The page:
For a long time I deliberately refrained from commenting on the oil and gas scene in Iraq. Sadly, I feel the professional comments of many Iraqi industry experts have gone awry and never taken positively by the government.
We are in 2017 where Iraq crude oil production was supposed to be more than 12 million barrels a day (mbd); crude oil refining capacity was supposed to be over 1.5 mbd; petroleum product specifications are in line with the best; and flagrant gas flaring is no more.
Money was there ... at least before 2015 and supposedly Iraq had the support of the whole international oil industry.
But none of the aims have materialised, because they were not realistic as was the case with the crude production target, or there was an over-reliance on private capital support for the refining industry, or due to the corruption and mismanagement that the domestic industry became famous for since 2003.
However, an article in NewsBase publications deserves comments.
On February 1, the “Downstream Middle East and Africa” said: “Iraq’s Ministry of Oil [MoO] is currently assessing options for the expansion of its petrochemicals sector.” But this is not an announcement by the MoO, since the responsibility for the petrochemical sector belongs to the Ministry of Industry and MoO is only the supplier of feedstock.
The announcement came from “a senior oil and gas industry source who works with the oil ministries of Iraq and Iran”, who said the “Ministry is working on detailed plans to make the sector less fragmented from the bottom up, with help from Iran, and we should see some major developments in this field in the coming months”.
How nice that Iran is helping Iraq to become one of its competitors.
Reliance on imports
After 14 years since the invasion and occupation of Iraq, I look forward more to the rehabilitation of the first petrochemical plant in Basra rather than promises. I also would like to ask why was the great petrochemical plant that was supposed to accompany the Central Refinery — now Karbala Refinery — was cancelled.
The “senior source” then ventures on the refining industry admitting it “left Iraq being reliant on imports for around 30 per cent of its gasoline and 17 per cent of its LPG requirements, and missing out on much-needed income from high-value petchems products.”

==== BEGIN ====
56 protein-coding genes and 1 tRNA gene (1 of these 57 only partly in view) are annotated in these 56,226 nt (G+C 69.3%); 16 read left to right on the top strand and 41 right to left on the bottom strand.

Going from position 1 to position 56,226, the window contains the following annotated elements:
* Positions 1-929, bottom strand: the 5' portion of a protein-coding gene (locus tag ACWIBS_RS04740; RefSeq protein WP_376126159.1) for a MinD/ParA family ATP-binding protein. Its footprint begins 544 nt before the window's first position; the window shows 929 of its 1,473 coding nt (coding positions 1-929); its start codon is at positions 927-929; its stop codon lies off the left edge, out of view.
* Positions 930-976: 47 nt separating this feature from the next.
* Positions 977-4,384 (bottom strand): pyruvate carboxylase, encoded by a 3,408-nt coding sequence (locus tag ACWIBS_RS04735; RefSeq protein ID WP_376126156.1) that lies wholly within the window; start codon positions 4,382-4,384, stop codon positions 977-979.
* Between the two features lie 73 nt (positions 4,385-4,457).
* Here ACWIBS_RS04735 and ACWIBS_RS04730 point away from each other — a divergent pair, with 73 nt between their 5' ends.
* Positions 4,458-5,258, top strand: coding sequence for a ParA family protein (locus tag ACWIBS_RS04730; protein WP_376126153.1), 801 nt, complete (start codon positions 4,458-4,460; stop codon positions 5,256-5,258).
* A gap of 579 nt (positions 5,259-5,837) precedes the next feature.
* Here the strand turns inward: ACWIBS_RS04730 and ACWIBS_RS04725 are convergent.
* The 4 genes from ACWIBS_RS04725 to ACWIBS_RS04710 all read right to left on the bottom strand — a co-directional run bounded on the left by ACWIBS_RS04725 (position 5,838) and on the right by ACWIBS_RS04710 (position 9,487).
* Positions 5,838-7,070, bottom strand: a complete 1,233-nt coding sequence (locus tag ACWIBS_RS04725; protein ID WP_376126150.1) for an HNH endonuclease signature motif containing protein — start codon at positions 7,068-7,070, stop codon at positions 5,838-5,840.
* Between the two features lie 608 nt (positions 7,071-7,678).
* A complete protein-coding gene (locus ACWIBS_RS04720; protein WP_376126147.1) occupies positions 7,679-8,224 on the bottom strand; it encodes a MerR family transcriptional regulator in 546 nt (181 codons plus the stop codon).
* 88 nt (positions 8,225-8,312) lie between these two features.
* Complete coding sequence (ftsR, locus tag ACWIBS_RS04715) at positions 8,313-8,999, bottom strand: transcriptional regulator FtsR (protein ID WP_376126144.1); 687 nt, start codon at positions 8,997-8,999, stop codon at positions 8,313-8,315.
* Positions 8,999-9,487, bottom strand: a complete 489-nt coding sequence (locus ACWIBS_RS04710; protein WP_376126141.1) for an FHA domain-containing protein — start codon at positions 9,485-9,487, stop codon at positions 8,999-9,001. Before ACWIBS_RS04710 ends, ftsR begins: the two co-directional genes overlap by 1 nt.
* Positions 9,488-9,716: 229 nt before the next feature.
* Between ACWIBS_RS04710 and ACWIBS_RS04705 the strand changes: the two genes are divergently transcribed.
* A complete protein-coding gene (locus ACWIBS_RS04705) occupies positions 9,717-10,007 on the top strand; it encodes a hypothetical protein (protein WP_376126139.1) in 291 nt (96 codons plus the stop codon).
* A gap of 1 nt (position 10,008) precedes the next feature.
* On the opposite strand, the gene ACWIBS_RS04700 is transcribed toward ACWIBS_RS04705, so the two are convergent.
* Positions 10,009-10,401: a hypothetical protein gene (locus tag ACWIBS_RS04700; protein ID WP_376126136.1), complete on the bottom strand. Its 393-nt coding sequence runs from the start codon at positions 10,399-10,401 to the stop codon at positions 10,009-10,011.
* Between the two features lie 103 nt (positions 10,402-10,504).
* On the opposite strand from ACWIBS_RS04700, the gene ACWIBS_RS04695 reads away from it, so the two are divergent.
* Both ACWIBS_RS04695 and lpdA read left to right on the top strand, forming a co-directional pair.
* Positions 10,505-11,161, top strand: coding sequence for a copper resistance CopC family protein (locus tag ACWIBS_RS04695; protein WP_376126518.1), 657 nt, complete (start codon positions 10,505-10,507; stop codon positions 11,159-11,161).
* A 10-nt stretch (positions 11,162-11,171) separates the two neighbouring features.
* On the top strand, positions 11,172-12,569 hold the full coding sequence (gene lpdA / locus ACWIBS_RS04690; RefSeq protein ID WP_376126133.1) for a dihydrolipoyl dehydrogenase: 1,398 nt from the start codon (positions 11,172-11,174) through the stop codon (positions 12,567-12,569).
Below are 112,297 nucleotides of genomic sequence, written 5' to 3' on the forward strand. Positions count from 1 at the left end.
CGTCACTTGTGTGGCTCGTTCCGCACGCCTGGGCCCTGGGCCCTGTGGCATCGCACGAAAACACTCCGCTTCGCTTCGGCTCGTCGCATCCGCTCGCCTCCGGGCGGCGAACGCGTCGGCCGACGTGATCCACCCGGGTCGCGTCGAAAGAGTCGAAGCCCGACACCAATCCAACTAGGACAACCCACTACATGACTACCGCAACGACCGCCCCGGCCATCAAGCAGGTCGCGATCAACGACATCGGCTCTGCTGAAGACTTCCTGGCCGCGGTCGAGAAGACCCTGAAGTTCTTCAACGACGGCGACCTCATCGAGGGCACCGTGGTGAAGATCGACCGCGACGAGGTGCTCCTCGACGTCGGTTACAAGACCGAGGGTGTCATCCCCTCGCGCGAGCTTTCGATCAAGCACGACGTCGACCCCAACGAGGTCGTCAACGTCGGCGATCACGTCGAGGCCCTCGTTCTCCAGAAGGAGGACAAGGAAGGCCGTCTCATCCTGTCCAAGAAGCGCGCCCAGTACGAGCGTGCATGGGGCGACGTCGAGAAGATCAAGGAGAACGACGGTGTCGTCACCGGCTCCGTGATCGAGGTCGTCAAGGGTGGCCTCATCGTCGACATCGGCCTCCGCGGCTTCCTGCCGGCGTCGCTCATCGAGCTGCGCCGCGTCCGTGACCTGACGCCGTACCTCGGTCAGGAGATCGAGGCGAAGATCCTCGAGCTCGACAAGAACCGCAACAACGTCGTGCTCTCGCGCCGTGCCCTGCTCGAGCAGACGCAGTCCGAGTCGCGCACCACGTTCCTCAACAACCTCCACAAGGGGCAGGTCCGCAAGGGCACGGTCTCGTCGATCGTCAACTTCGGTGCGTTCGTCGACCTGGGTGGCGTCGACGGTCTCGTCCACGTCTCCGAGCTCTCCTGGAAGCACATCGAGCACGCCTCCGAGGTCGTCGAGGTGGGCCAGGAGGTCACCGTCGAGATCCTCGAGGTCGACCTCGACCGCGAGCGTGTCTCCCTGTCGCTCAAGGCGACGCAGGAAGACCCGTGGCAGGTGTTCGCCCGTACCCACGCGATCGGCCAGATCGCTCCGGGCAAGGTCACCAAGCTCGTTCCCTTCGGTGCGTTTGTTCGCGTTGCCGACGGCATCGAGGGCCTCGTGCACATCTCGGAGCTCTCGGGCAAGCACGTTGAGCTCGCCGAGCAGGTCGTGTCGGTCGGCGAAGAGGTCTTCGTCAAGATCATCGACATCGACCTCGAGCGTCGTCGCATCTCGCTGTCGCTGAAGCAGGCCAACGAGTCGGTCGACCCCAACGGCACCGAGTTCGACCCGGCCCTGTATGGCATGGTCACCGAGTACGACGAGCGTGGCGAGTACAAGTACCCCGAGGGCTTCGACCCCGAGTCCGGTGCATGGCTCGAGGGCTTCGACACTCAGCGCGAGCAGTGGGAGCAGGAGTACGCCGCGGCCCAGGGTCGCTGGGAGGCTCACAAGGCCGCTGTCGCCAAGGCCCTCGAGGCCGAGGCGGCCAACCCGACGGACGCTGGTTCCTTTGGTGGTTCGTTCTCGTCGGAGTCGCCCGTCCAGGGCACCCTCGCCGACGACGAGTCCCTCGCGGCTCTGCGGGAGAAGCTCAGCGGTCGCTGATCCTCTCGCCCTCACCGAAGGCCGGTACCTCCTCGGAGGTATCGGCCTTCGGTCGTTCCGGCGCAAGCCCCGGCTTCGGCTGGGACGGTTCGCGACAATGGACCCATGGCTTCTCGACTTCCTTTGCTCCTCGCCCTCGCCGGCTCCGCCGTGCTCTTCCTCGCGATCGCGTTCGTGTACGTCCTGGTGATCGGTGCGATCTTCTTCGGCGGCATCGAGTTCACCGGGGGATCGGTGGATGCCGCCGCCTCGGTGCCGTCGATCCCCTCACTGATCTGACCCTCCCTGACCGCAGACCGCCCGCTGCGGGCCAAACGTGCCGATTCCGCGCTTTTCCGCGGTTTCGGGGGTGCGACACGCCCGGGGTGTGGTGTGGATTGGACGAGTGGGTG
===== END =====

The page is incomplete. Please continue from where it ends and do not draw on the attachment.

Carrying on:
I don’t know about these percentages, but for many years Iraq imported close to 100,000 barrels a day of light products. The four new refineries announced in 2010 are still nowhere to be realised except that Karbala refinery is under construction. But payment to contractors are a trickle and so is the progress, though the “source” says it will be commissioned in 2019 and not in 2020 as scheduled.
Surprisingly, the Ministry announced the sale by the end of this month of a package of information and conditions for companies interested in refinery investment, a route that has proved be hopeless before.
All this time Iraq only added three distillation units, two in Daura and one in Basra and another in Basra under construction, all without adequate supporting units to produce acceptably marketable products. Small distillation units were also built to satisfy the ego of some local governors rather than integrating the industry.
But the source is also talking about a plan that “extends through 2020 and involves the construction of 12-13 new refineries, with total nameplate capacity of 1.425-1.530 million bpd.”
If this is true, then it can only mean many small distillation plants around the country, which may have been justified 30 to 40 years ago but are totally outmoded now.
The cracking unit in Basra, an excellent idea, is supposed to be financed by Japan International Cooperation Agency. It is not yet tendered, though it has been on the agenda for probably 10 years and no one knows why the delay in what was supposed to be a straightforward useful project.
A worrying point is the lack of any statement as to the fate of Baiji refinery which was heavily damaged by Daesh and the ensuing battle to retake it by the army. News continues about the pillaging of equipment and warehouses by militias. The silence of the Ministry and the Government does not bode well for Iraq largest and most expensive plant.
The “source” concludes by saying that “the onus being on dramatically increasing the output of Euro-4 Standard gasoline, which will see Iran share its expertise in terms of necessary plant configurations.”
How wonderful that Iran is to teach the Iraqis something that they have known for decades.
The writer is former head of the Energy Studies Department at the Opec Secretariat in Vienna.